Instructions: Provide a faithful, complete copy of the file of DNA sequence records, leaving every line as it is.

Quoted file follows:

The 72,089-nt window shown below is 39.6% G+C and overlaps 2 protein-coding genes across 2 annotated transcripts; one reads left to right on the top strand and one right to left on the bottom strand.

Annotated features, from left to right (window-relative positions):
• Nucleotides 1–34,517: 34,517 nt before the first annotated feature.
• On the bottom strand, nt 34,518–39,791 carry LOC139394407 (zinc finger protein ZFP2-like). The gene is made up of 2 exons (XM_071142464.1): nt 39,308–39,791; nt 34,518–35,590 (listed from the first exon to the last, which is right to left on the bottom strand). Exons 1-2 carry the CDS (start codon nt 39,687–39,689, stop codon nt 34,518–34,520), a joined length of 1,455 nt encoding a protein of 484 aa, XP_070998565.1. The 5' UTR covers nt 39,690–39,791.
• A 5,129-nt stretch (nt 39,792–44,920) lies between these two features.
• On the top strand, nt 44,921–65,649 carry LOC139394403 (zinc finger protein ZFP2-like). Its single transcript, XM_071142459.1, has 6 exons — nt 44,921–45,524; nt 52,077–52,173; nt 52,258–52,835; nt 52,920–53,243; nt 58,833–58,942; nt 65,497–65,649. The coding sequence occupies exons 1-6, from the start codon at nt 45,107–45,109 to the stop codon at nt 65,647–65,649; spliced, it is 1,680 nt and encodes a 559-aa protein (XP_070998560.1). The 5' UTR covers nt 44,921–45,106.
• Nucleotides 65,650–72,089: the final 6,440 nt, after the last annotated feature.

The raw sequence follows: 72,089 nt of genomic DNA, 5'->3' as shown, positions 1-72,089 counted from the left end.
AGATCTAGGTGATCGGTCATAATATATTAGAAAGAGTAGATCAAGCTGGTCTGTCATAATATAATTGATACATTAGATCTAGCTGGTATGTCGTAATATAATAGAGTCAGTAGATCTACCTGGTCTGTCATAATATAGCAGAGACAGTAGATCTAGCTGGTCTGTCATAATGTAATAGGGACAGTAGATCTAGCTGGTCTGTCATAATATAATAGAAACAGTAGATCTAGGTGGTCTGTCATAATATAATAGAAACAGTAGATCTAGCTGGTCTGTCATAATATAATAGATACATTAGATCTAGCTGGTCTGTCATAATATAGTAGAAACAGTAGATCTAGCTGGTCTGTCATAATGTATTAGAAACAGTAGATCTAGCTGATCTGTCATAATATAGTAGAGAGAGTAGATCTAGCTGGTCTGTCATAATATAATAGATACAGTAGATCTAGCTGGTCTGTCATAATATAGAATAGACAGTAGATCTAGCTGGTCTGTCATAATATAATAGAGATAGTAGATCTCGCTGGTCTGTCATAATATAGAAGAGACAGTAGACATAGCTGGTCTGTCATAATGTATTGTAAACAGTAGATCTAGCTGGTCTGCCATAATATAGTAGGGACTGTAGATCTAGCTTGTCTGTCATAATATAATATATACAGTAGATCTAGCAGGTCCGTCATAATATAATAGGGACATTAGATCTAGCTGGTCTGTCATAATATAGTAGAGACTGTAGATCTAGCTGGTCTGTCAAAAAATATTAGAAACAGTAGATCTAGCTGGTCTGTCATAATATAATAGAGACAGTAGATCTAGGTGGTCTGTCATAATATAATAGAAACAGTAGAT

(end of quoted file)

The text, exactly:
The 72,089-nt window shown below is 39.6% G+C and overlaps 2 protein-coding genes across 2 annotated transcripts; one reads left to right on the top strand and one right to left on the bottom strand.

Annotated features, from left to right (window-relative positions):
• Nucleotides 1–34,517: 34,517 nt before the first annotated feature.
• On the bottom strand, nt 34,518–39,791 carry LOC139394407 (zinc finger protein ZFP2-like). The gene is made up of 2 exons (XM_071142464.1): nt 39,308–39,791; nt 34,518–35,590 (listed from the first exon to the last, which is right to left on the bottom strand). Exons 1-2 carry the CDS (start codon nt 39,687–39,689, stop codon nt 34,518–34,520), a joined length of 1,455 nt encoding a protein of 484 aa, XP_070998565.1. The 5' UTR covers nt 39,690–39,791.
• A 5,129-nt stretch (nt 39,792–44,920) lies between these two features.
• On the top strand, nt 44,921–65,649 carry LOC139394403 (zinc finger protein ZFP2-like). Its single transcript, XM_071142459.1, has 6 exons — nt 44,921–45,524; nt 52,077–52,173; nt 52,258–52,835; nt 52,920–53,243; nt 58,833–58,942; nt 65,497–65,649. The coding sequence occupies exons 1-6, from the start codon at nt 45,107–45,109 to the stop codon at nt 65,647–65,649; spliced, it is 1,680 nt and encodes a 559-aa protein (XP_070998560.1). The 5' UTR covers nt 44,921–45,106.
• Nucleotides 65,650–72,089: the final 6,440 nt, after the last annotated feature.

The raw sequence follows: 72,089 nt of genomic DNA, 5'->3' as shown, positions 1-72,089 counted from the left end.
AGATCTAGGTGATCGGTCATAATATATTAGAAAGAGTAGATCAAGCTGGTCTGTCATAATATAATTGATACATTAGATCTAGCTGGTATGTCGTAATATAATAGAGTCAGTAGATCTACCTGGTCTGTCATAATATAGCAGAGACAGTAGATCTAGCTGGTCTGTCATAATGTAATAGGGACAGTAGATCTAGCTGGTCTGTCATAATATAATAGAAACAGTAGATCTAGGTGGTCTGTCATAATATAATAGAAACAGTAGATCTAGCTGGTCTGTCATAATATAATAGATACATTAGATCTAGCTGGTCTGTCATAATATAGTAGAAACAGTAGATCTAGCTGGTCTGTCATAATGTATTAGAAACAGTAGATCTAGCTGATCTGTCATAATATAGTAGAGAGAGTAGATCTAGCTGGTCTGTCATAATATAATAGATACAGTAGATCTAGCTGGTCTGTCATAATATAGAATAGACAGTAGATCTAGCTGGTCTGTCATAATATAATAGAGATAGTAGATCTCGCTGGTCTGTCATAATATAGAAGAGACAGTAGACATAGCTGGTCTGTCATAATGTATTGTAAACAGTAGATCTAGCTGGTCTGCCATAATATAGTAGGGACTGTAGATCTAGCTTGTCTGTCATAATATAATATATACAGTAGATCTAGCAGGTCCGTCATAATATAATAGGGACATTAGATCTAGCTGGTCTGTCATAATATAGTAGAGACTGTAGATCTAGCTGGTCTGTCAAAAAATATTAGAAACAGTAGATCTAGCTGGTCTGTCATAATATAATAGAGACAGTAGATCTAGGTGGTCTGTCATAATATAATAGAAACAGTAGAT